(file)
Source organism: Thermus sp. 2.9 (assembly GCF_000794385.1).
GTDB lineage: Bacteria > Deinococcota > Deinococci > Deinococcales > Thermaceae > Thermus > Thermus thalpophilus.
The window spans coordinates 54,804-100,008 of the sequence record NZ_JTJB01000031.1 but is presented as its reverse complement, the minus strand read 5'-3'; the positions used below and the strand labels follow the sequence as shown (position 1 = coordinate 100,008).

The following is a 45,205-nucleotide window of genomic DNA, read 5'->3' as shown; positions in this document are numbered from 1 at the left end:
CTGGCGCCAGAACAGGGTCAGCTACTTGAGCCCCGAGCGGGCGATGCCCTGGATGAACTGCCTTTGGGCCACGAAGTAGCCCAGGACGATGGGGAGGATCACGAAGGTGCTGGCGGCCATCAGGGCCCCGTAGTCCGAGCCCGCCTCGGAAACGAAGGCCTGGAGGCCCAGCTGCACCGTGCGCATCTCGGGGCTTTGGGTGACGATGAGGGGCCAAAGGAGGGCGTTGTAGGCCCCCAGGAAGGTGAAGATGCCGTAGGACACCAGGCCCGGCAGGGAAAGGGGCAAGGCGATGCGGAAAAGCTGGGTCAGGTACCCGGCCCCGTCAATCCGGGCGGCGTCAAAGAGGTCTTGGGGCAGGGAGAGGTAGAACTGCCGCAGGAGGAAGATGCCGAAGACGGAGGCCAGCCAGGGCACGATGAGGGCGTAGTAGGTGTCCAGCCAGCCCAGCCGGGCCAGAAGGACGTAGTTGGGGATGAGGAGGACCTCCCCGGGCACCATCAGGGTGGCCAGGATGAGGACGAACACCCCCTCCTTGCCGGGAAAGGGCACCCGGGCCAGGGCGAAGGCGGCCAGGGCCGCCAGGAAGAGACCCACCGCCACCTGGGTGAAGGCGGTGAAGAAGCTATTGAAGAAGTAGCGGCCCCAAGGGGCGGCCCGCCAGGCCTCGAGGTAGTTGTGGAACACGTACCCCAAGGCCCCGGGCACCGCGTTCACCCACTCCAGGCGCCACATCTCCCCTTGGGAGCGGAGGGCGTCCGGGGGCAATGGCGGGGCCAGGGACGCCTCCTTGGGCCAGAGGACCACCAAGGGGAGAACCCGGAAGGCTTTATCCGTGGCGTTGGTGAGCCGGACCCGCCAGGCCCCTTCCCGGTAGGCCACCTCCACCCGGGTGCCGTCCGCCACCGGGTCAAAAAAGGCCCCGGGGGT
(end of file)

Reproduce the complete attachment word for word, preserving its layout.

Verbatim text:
Source organism: Thermus sp. 2.9 (assembly GCF_000794385.1).
GTDB lineage: Bacteria > Deinococcota > Deinococci > Deinococcales > Thermaceae > Thermus > Thermus thalpophilus.
The window spans coordinates 54,804-100,008 of the sequence record NZ_JTJB01000031.1 but is presented as its reverse complement, the minus strand read 5'-3'; the positions used below and the strand labels follow the sequence as shown (position 1 = coordinate 100,008).

The following is a 45,205-nucleotide window of genomic DNA, read 5'->3' as shown; positions in this document are numbered from 1 at the left end:
CTGGCGCCAGAACAGGGTCAGCTACTTGAGCCCCGAGCGGGCGATGCCCTGGATGAACTGCCTTTGGGCCACGAAGTAGCCCAGGACGATGGGGAGGATCACGAAGGTGCTGGCGGCCATCAGGGCCCCGTAGTCCGAGCCCGCCTCGGAAACGAAGGCCTGGAGGCCCAGCTGCACCGTGCGCATCTCGGGGCTTTGGGTGACGATGAGGGGCCAAAGGAGGGCGTTGTAGGCCCCCAGGAAGGTGAAGATGCCGTAGGACACCAGGCCCGGCAGGGAAAGGGGCAAGGCGATGCGGAAAAGCTGGGTCAGGTACCCGGCCCCGTCAATCCGGGCGGCGTCAAAGAGGTCTTGGGGCAGGGAGAGGTAGAACTGCCGCAGGAGGAAGATGCCGAAGACGGAGGCCAGCCAGGGCACGATGAGGGCGTAGTAGGTGTCCAGCCAGCCCAGCCGGGCCAGAAGGACGTAGTTGGGGATGAGGAGGACCTCCCCGGGCACCATCAGGGTGGCCAGGATGAGGACGAACACCCCCTCCTTGCCGGGAAAGGGCACCCGGGCCAGGGCGAAGGCGGCCAGGGCCGCCAGGAAGAGACCCACCGCCACCTGGGTGAAGGCGGTGAAGAAGCTATTGAAGAAGTAGCGGCCCCAAGGGGCGGCCCGCCAGGCCTCGAGGTAGTTGTGGAACACGTACCCCAAGGCCCCGGGCACCGCGTTCACCCACTCCAGGCGCCACATCTCCCCTTGGGAGCGGAGGGCGTCCGGGGGCAATGGCGGGGCCAGGGACGCCTCCTTGGGCCAGAGGACCACCAAGGGGAGAACCCGGAAGGCTTTATCCGTGGCGTTGGTGAGCCGGACCCGCCAGGCCCCTTCCCGGTAGGCCACCTCCACCCGGGTGCCGTCCGCCACCGGGTCAAAAAAGGCCCCGGGGGT